Floods, landslides and storm surges are an unfortunate part of life in the Philippines. From maps and data to songwriters and celebrities, government is trying to use every resource available to minimise disasters’ impact on the population.

To demonstrate, Mahar Lagmay, Professor at the University of the Philippines, shows two pictures. The first shows the municipality of San Mateo, close to Manila, in 2009, with people desperately try to escape the rising tide. The second picture shows the same area in 2014. The tide is even higher but the people have already been evacuated.

What happened? Project NOAH, or the National Operational Assessment of Hazards, of which Lagmay is Executive Director. This project, now in its sixth year, lives up to the promise of open data and capacity building when it comes to more effective disaster response.

Project NOAH was able to provide information to the National Disaster Risk Reduction and Management Council which in turn used this information to create hazard-specific, time and area-focused warnings. This gave the local authorities “hours in advance time to evacuate the people in low lying areas that would get flooded”.

The project started in 2012 based on a directive by the president of the Philippines in response to the devastating Sendong disaster that hit cities in Mindanao, the southern-most island of the Philippines, hardest. “The idea was to create a responsive program for disaster prevention and mitigation”, explains Lagmay.

Bringing information to the people

One key element of this program is a data platform available to everyone, the Project NOAH website. It brings together “real-time information from satellite data, doppler data, water-level sensors” as well as weather data and historical disaster information.

“There are almost 2,000 sensors that were placed all over the Philippines that stream data every 15 minutes”, says Lagmay. His team also created floodmaps for about 70% of the entire country as well as landslide and storm maps, all in high-resolution to provide detailed information down to the local level.

In the interactive map, users can add various layers of information to create a map that highlights the relevant dangers for their area. The information is presented in a relatable format. Flooding levels, for example, are shown using local idol Manny Pacquiao to compare the heights.

Lagmay highlights the availability of data as a critical factor for effective disaster response. “Data needs to be available anytime, anywhere, because during emergencies it can be very valuable. All government agencies should provide this data openly to the public because it is for the public good.”

Project NOAH relies on technology to collect and analyse the data but also to ensure access to the data. To spread the information, Lagmay and his team use every available resource from the internet and social media to local governments.

Empowering the local population

But technology is not everything, especially in parts of the country that do not have reliable internet access. “What we do for those in the far flung areas, we try to go to them using participatory 3D mapping”, explains Lagmay. With this approach, models of the hazards are shown to the population and information about disasters is exchanged orally.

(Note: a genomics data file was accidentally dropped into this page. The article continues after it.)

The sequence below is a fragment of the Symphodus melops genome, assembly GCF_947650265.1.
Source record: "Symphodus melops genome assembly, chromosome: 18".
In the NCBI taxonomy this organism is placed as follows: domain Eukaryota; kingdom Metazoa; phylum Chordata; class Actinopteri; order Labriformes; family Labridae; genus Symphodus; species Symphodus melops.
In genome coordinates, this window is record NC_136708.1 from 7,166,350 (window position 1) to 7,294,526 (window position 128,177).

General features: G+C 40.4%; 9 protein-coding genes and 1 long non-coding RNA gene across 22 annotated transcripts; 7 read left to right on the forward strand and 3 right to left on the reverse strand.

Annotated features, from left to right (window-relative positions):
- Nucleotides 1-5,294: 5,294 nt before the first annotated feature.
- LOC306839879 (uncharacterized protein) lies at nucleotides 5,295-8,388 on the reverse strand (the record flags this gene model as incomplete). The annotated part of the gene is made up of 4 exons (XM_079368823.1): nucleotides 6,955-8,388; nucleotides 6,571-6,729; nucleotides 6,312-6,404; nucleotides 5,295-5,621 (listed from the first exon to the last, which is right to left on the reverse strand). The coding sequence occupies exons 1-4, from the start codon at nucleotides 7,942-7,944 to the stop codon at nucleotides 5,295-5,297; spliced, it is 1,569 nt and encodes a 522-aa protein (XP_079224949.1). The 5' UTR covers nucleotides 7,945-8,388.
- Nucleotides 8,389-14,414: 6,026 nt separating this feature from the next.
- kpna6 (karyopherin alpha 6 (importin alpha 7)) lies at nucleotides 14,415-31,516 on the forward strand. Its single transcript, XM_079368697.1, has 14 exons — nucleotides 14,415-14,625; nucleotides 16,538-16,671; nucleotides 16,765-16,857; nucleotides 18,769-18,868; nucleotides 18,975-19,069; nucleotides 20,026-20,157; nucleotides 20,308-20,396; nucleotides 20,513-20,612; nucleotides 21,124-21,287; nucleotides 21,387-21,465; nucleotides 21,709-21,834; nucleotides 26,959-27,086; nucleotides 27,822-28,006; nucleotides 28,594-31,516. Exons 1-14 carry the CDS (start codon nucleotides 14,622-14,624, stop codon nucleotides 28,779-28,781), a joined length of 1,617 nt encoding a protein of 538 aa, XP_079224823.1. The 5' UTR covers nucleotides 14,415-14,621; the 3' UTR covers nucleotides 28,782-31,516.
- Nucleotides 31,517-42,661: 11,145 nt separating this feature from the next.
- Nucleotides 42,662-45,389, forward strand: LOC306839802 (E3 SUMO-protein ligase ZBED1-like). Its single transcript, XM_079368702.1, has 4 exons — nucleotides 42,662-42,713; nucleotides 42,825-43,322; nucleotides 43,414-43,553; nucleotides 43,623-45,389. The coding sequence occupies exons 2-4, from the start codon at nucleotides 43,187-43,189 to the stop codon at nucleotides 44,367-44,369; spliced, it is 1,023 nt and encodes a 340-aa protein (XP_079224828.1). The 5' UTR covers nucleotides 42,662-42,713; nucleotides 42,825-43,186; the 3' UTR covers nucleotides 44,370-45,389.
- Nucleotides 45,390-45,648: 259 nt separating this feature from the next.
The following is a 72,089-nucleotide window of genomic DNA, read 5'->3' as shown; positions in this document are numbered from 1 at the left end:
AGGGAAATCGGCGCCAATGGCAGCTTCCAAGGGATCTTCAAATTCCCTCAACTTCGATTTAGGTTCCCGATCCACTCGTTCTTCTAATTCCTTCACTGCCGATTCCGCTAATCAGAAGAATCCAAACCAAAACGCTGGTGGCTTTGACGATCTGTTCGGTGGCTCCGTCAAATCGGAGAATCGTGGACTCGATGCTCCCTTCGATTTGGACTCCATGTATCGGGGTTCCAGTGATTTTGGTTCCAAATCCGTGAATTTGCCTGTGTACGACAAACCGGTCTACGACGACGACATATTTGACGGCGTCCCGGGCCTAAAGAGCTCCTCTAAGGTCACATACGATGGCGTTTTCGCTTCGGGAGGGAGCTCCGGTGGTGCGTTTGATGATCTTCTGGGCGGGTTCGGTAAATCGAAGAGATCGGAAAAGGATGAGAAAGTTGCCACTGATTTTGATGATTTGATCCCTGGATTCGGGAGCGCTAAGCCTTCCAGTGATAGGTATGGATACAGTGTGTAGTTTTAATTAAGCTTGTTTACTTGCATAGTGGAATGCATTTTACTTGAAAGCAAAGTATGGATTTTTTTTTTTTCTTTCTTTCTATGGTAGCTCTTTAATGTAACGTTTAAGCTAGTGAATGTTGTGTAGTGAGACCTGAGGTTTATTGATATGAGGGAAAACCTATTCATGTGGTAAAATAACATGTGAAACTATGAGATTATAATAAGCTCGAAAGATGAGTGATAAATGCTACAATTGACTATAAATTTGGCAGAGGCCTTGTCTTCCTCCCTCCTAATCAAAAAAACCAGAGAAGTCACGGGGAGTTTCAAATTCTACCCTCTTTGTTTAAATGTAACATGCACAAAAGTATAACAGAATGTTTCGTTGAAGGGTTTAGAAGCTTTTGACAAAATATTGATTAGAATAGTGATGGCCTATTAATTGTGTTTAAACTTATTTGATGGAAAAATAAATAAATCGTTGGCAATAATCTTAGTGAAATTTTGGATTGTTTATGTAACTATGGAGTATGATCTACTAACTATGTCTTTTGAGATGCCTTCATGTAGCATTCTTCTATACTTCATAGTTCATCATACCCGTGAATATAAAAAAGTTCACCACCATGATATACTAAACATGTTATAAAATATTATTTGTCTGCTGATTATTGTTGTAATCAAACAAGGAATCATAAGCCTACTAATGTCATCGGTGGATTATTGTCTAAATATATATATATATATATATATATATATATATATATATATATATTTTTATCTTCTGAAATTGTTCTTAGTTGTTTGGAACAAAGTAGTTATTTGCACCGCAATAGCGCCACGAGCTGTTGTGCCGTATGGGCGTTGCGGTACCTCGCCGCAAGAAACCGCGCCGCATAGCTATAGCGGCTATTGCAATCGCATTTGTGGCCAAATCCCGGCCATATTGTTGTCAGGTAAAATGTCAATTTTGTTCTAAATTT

”We need to talk to musicians so that they can write songs and these songs can be used by the children to learn about disaster preparedness and disaster awareness.”

This is part of the second key element of Project NOAH – capacity building and citizen engagement on the local level. Scientific insights and the latest disaster data is not only shared with the local government units but also with the citizens that can then bring in their own questions and experiences.

To communicate with the local population, Lagmay’s team is also not afraid to cross academic boundaries. “Disaster risk reduction is not only for the scientists and engineers, we need the social scientists and artists to communicate effectively. We need to talk to musicians so that they can write songs and these songs can be used by the children to learn about disaster preparedness and disaster awareness.”

It is this combination of open data and local knowledge that really makes Project NOAH a success story. Neither the science nor the local knowledge alone are sufficient to reduce disaster risk. “It’s very important that the local knowledge and the science are complementing each other because we want to avoid those disasters that have not happened yet and which may be bigger than what the community has experienced,” Lagmay explains.

Since last year, Project NOAH has been transformed to the University of the Philippines NOAH Center. As the center is part of the Asian Network of Climate Science and Technology, Lagmay and his team travel throughout Asia to share their experiences and collaborate with various partners such as the World Bank or the Asian Development Bank.

Having spent a lifetime in disaster risk mitigation, Lagmay does not get tired. “The exciting part is that you get the people in the communities to see what is going on in the international scene in terms of science and technology and they are able to see it and make use of it for getting their families and their lives safe against disasters. We are actually getting to use the disaster platform to develop the country and make our country much better.”

After six years in operation, Project NOAH has lived up to the high hopes. People get evacuated more efficiently and development planners can take into account the most recent insights on disasters. By opening up knowledge and data and empowering citizens on the local level, the project provides a hopeful template for a region likely to continue suffering from natural disasters.